The numbers and their recent level of performance indicate the New York Jets are done for 2012.
Their comments say otherwise.
Somehow, in the wake of two awful outings in losses to Miami and Seattle, the Jets talk about remaining confident, about turning things around, about eliminating the mistakes that are killing their chances.
Indeed, after coach Rex Ryan again emphasized that Mark Sanchez is the starting quarterback despite his sinking play, Sanchez mentioned Monday how "once things go right, they turn around so fast it will make your head spin."
Others might call that spin. The Jets (3-6) describe it as staying optimistic.
"I'm confident in who I am and my abilities, and I've said it a million times, I'm confident in the guys who coach with me and play for me," Ryan said after the Jets dropped the ninth game in their last 12, including the 2011 collapse in which they lost their final three games to miss the playoffs for the first time in his tenure.
"I know we have the talent, not just as players but in our coaching staff. We're going to get this thing done."
Getting anything done, beginning next Sunday in St. Louis, must start with cleaning up their on-field act. Although they are in the middle of the pack with a minus-2 turnover differential, the Jets are destroying themselves in the red zone. In Sunday's 28-7 loss at Seattle, Sanchez pretty much threw away at least six points and perhaps more with bad decisions.
Richard Sherman's interception on third-and-goal despite Sanchez having plenty of time to survey the field was costly. So was a fumble on a sack.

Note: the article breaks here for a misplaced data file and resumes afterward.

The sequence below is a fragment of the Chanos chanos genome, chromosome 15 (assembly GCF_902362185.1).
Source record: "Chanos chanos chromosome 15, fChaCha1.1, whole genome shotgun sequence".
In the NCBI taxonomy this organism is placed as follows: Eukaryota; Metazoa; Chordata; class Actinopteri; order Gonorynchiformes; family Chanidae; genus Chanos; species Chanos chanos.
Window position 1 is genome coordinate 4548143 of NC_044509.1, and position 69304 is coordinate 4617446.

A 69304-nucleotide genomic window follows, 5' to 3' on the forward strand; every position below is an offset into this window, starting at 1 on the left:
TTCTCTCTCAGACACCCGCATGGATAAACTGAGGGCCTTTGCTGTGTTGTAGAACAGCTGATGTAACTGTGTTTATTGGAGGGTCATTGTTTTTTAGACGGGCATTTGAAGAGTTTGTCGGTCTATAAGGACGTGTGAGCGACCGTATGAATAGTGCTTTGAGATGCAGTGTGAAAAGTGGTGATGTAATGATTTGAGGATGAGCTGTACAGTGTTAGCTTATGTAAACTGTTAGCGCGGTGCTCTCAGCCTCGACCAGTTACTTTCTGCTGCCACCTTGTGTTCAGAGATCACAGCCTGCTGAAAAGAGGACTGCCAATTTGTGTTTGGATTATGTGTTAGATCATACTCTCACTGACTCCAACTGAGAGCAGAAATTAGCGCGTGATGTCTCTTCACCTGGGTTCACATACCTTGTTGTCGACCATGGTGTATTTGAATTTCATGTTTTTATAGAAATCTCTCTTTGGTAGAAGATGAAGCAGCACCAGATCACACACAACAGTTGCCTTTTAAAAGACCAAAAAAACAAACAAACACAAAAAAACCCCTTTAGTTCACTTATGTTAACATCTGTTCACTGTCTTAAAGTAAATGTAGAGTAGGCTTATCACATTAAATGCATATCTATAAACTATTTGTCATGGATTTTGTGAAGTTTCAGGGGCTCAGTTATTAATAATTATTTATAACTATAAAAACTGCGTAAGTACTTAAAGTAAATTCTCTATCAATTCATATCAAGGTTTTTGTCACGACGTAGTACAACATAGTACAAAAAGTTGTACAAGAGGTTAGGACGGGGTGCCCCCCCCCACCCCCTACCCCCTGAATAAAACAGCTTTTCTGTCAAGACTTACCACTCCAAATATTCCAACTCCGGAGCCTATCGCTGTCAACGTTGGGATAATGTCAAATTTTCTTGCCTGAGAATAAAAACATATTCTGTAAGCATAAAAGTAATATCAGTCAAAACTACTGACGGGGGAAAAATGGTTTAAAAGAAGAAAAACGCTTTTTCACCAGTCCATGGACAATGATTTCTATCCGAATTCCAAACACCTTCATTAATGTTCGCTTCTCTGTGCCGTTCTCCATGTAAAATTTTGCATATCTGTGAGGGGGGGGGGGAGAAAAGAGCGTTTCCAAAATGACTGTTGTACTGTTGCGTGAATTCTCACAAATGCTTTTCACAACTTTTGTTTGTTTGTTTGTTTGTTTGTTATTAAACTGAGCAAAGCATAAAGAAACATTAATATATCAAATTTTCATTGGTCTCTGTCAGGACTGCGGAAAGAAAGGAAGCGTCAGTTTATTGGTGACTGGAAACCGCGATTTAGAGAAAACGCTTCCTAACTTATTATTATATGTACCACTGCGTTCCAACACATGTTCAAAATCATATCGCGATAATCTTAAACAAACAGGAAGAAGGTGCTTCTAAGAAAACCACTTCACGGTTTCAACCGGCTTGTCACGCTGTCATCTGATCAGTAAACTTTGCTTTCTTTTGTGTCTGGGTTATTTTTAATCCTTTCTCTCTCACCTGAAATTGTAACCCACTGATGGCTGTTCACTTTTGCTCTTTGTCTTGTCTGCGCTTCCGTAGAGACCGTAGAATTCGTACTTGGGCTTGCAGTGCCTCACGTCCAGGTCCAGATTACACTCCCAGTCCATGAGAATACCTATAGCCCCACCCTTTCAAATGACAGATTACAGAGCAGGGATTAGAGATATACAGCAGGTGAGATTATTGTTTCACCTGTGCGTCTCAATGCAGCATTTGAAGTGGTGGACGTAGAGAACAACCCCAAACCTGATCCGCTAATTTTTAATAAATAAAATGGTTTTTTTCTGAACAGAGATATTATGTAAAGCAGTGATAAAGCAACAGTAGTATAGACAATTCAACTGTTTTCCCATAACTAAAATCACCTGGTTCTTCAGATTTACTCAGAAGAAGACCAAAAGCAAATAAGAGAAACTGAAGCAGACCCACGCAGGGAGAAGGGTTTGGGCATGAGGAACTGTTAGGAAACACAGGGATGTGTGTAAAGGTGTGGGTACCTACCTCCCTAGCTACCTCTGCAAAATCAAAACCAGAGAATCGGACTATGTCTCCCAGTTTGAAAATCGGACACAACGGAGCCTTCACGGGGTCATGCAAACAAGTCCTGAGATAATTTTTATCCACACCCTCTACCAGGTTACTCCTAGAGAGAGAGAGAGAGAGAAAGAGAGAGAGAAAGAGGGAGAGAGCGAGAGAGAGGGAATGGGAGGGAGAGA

"Two plays really stood out," said Sanchez, who turned 26 Sunday, but had nothing much to celebrate. "The sack-fumble and the interception, especially as well as our defense was playing in the game early. We had a chance to take the lead and I have got to make better decisions. Careless mistakes. Totally on me."
The loss was not totally on Sanchez, although he was a mere 9 for 22 for 124 yards, and the Jets' only TD came on defensive lineman Muhammad Wilkerson's fumble return. The slump has been a team effort, prompting questions about whether the Jets have enough talent to compete. For the last month, the answer would be no.
Compound that with all kinds of gaffes — missed blocks, poor tackling, penalties, wrong routes run by receivers, blocked kicks — and the Jets have the look of an also-ran heading for a losing record under Ryan for the first time since he arrived in 2009.
"Week after week, we continue to punish ourselves," safety Yeremiah Bell said. "Self-inflicted wounds, time after time. That's something that as players we have to get corrected.
"We're going out there, being competitive, we're playing hard. But in this league you can't help teams win."
All the losing has ramped up calls for Tim Tebow to get more action at quarterback — he was in for 11 plays, although three wound up as penalties, in the 28-7 loss. It's also brought into question the play calling by new coordinator Tony Sparano; whether Shonn Greene is a No. 1 running back; if any of the receivers are capable of consistently getting separation; and whether the defense can avoid yielding big plays.
There doesn't seem to be a groundswell seeking Ryan's job, and it's not something that enters his mind anyway.
"With me, I will never waver," he said. "I am not going to make a decision to save my job. I am in it to win games.
"I'm not sitting back concentrating on how do I save my job. I am concentrating on how do we win."
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